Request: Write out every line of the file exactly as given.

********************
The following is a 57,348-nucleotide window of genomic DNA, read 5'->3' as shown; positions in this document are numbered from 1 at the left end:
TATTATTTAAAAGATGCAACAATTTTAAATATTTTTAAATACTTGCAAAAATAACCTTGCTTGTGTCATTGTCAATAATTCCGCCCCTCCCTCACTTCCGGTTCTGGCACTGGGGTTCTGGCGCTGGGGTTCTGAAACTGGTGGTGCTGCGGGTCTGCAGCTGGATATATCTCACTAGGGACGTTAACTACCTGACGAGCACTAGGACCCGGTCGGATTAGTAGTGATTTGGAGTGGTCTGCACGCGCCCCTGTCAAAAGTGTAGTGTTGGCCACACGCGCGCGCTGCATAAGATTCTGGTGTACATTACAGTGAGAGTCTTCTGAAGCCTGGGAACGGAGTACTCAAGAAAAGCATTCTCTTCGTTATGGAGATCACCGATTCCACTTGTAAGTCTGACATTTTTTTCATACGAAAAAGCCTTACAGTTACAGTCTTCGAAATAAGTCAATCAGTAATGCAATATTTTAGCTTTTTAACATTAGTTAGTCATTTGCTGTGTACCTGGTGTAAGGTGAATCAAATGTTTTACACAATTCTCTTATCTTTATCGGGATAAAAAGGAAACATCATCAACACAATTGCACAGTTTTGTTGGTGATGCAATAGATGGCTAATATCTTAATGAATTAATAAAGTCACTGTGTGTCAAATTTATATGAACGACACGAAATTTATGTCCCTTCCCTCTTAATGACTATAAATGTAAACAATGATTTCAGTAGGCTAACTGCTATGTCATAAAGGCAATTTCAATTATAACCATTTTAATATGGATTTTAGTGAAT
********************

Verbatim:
The following is a 57,348-nucleotide window of genomic DNA, read 5'->3' as shown; positions in this document are numbered from 1 at the left end:
TATTATTTAAAAGATGCAACAATTTTAAATATTTTTAAATACTTGCAAAAATAACCTTGCTTGTGTCATTGTCAATAATTCCGCCCCTCCCTCACTTCCGGTTCTGGCACTGGGGTTCTGGCGCTGGGGTTCTGAAACTGGTGGTGCTGCGGGTCTGCAGCTGGATATATCTCACTAGGGACGTTAACTACCTGACGAGCACTAGGACCCGGTCGGATTAGTAGTGATTTGGAGTGGTCTGCACGCGCCCCTGTCAAAAGTGTAGTGTTGGCCACACGCGCGCGCTGCATAAGATTCTGGTGTACATTACAGTGAGAGTCTTCTGAAGCCTGGGAACGGAGTACTCAAGAAAAGCATTCTCTTCGTTATGGAGATCACCGATTCCACTTGTAAGTCTGACATTTTTTTCATACGAAAAAGCCTTACAGTTACAGTCTTCGAAATAAGTCAATCAGTAATGCAATATTTTAGCTTTTTAACATTAGTTAGTCATTTGCTGTGTACCTGGTGTAAGGTGAATCAAATGTTTTACACAATTCTCTTATCTTTATCGGGATAAAAAGGAAACATCATCAACACAATTGCACAGTTTTGTTGGTGATGCAATAGATGGCTAATATCTTAATGAATTAATAAAGTCACTGTGTGTCAAATTTATATGAACGACACGAAATTTATGTCCCTTCCCTCTTAATGACTATAAATGTAAACAATGATTTCAGTAGGCTAACTGCTATGTCATAAAGGCAATTTCAATTATAACCATTTTAATATGGATTTTAGTGAAT